Sunday, January 22, 2012

More On Meidum Format

OK, so perhaps this is a way to show the difference. Here are two huge enlargements of a tiny section of image. SO enlarged that virtually no detail is visible in either image, but what you are seeing is each square is a pixel, and look at the difference in tonal variation, even both images had similar overall contrast, highlights and shadows. This isn't noise you are looking at - it is genuine detail as confirmed by careful inspection of lower magnification views of the images show.

The first is the Canon 1Ds3

and the second is the Pentax 645D

This implies it isn't the number of pixels that counts, it is the quality of the pixels. Is it possible that removal of the fuzzy filter will so improve the quality of the dslr pixels as to make up the difference - I simply don't know. But what you are seeing here at 1500% magnfication is why you can see the difference in ordinary size prints.

This even has implications for stitching - I can easily equal the pixel count of the Pentax by stitching two or three overlapping Canon 5D2 images, but the inability to resolve low contrast areas will remain.

And I haven't even begun to look at shadow areas in which the differences between the two cameras is far greater. That Pentax, with all its limitations (no live view, shallow depth of field) may just be what I'm looking for.

Below are 100% crops of the same area, Canon first, Pentax second.


Anonymous said...

Interesting look at the subject, George. I don't know that I'll ever have a MF digital (do have film MF), but I think your research basically supporting Mark's thesis (tho not his entire train of thought) makes a good case for bigger is better. If I had the money, I'd seriously look at digital MF. Will await your decision!



Alexander S. Kunz said...

I'm curious about the nature of the comparison. Are both of the images converted from raw data? Was it the same raw converter? Was noise reduction and particularly COLOR noise reduction disabled? I found that the latter makes a BIG difference in Lightroom/ACR. Color noise reduction at the default setting ("25") really eats a lot of detail, and the second picture from the Canon suspiciously looks as if it received that unfortunate treatment.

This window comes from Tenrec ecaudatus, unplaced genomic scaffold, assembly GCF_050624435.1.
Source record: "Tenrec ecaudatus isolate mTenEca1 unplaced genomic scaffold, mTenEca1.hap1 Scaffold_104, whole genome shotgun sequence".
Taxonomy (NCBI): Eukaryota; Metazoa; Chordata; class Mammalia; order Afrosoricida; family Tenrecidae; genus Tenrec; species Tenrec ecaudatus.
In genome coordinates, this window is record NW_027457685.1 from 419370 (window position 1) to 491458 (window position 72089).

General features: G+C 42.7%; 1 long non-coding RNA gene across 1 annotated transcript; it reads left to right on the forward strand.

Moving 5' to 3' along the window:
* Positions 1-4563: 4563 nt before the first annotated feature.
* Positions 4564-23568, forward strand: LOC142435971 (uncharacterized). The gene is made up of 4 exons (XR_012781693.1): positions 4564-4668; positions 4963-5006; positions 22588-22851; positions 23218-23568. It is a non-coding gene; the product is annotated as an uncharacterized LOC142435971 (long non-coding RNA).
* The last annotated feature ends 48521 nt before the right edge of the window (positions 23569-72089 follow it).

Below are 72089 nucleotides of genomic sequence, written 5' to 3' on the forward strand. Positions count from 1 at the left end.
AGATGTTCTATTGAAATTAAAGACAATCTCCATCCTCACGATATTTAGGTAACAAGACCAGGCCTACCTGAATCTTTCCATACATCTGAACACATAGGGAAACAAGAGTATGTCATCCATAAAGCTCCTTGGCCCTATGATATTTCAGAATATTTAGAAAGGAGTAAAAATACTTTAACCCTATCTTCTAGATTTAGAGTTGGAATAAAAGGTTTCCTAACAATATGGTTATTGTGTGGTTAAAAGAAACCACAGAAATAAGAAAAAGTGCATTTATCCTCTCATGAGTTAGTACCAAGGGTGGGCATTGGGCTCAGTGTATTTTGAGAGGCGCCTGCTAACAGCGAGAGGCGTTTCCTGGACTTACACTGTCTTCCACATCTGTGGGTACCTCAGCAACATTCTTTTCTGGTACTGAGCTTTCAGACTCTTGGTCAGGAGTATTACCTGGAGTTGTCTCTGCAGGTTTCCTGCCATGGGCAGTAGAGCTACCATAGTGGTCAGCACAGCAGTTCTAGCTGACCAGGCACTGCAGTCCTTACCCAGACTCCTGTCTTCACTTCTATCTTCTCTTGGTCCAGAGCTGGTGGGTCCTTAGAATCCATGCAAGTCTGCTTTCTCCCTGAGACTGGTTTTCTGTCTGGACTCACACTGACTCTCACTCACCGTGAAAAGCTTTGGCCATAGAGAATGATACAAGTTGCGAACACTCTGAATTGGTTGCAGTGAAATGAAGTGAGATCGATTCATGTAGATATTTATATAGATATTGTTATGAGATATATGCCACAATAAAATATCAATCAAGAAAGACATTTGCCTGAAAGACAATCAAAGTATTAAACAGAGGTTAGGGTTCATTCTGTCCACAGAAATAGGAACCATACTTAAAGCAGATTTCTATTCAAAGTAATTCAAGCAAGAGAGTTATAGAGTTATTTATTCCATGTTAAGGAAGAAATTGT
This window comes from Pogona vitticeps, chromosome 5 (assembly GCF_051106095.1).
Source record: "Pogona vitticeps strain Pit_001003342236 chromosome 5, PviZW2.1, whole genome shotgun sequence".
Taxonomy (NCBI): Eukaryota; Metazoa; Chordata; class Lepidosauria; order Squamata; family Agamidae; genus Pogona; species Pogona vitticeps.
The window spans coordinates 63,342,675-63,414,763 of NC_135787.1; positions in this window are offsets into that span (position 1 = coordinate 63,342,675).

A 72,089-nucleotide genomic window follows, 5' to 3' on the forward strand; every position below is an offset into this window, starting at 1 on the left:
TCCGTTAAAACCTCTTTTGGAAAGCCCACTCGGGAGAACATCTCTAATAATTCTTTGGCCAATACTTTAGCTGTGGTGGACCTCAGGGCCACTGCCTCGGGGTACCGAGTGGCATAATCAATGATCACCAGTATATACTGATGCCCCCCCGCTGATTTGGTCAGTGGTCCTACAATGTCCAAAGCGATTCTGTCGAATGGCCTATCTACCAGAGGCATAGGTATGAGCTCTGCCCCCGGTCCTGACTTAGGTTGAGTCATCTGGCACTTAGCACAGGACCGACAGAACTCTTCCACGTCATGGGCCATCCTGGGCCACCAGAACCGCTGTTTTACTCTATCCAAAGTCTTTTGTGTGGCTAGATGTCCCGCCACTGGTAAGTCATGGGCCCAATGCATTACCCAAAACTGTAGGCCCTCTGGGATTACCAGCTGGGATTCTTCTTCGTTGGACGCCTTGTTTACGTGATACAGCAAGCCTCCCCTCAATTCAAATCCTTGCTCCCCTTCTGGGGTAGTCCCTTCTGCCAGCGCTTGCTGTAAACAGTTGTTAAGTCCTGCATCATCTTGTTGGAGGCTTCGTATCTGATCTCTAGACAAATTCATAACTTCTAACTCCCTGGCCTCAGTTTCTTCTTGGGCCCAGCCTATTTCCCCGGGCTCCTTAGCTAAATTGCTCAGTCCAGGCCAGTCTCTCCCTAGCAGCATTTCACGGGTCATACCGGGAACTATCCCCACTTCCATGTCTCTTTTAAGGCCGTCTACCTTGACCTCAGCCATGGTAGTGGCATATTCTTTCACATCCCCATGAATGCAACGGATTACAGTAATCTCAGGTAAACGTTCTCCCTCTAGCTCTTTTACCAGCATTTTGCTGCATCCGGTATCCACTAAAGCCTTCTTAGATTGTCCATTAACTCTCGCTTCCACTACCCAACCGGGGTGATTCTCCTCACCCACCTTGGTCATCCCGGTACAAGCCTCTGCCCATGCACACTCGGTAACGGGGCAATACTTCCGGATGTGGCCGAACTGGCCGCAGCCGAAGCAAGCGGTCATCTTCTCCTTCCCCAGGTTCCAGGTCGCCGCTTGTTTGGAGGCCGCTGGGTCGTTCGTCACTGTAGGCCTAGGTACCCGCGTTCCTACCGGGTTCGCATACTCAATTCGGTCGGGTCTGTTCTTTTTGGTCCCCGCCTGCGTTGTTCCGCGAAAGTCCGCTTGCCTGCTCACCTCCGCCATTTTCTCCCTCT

George Barr said...

Alexander's questions about the source and processing of the images is entirely relevant and the short answer is I don't know. They were taken from the ephotozine review,

but it doesn't seem to say whether those images in particular were raw or jpeg, or in which raw processor they were run through.

The only way to really know the difference would be to do the test myself, and perhaps I will get a chance at some point. The comment about colour noise suppression is interesting though I presume that whatever processing the images had was the same.


Royce Howland said...

We certainly could do a side-by-side shoot that would answer questions like these. Could be fun. Though not every variable can be independently controlled, without upsetting some other variable. (Witness every comparative review posted on the web, which gets criticized by somebody for flawed methodology.)

I've been meaning to do some Canon full frame vs. 645D comparisons myself for some time. But whenever I go out to try it, I get preoccupied with shooting real scenes with whatever preferred system, and run out of time to shoot the tests... :)

Nagaraj said...

It is a well known fact that the Signal to Noise ratio for a pixel on the imaging chip reduces as the pixel size reduces. This is pure physics. The amount of noise captured by a pixel is independent of its size whereas the signal(in other words the detail) is proportional (more or less) to its size. So the signal to noise ratio is higher for a larger pixel than a smaller pixel. Everything else like dynamic range, detail in the shadow areas etc. is a consequence of this fact. For a given level of technological sophistication all other things being equal, the size of the pixel on the imaging chip determines how good the native(RAW) file would be rendered eventually by the camera. No technological (r)evolution can surpass this limit.

Alexander S. Kunz said...

Nagaraj - the pixel pitch of the 1DS3 (6.3µm)and the 645D (5.93µm) is pretty close, and the 1DS3 actually has slightly larger pixels. That can not be the explanation for George's observation.

Nagaraj said...

Alexander: Yep my bad. I presumed that 645D has a larger pixel pitch. Either the technology/electronics in 645D to render the RAW file is superior to 1DS3 or the post processing of the RAW files in both cases was not the same.
Either way very interesting to see what it will eventually turns out to be. I will eagerly await the conclusions.

Unknown said...

The 645D out resolved the best I could do with MF 6x7 film: Rollie ATP 1.1 with high resolution developer (negs scanned on a Nikon 9000ED) with the same P67 lens.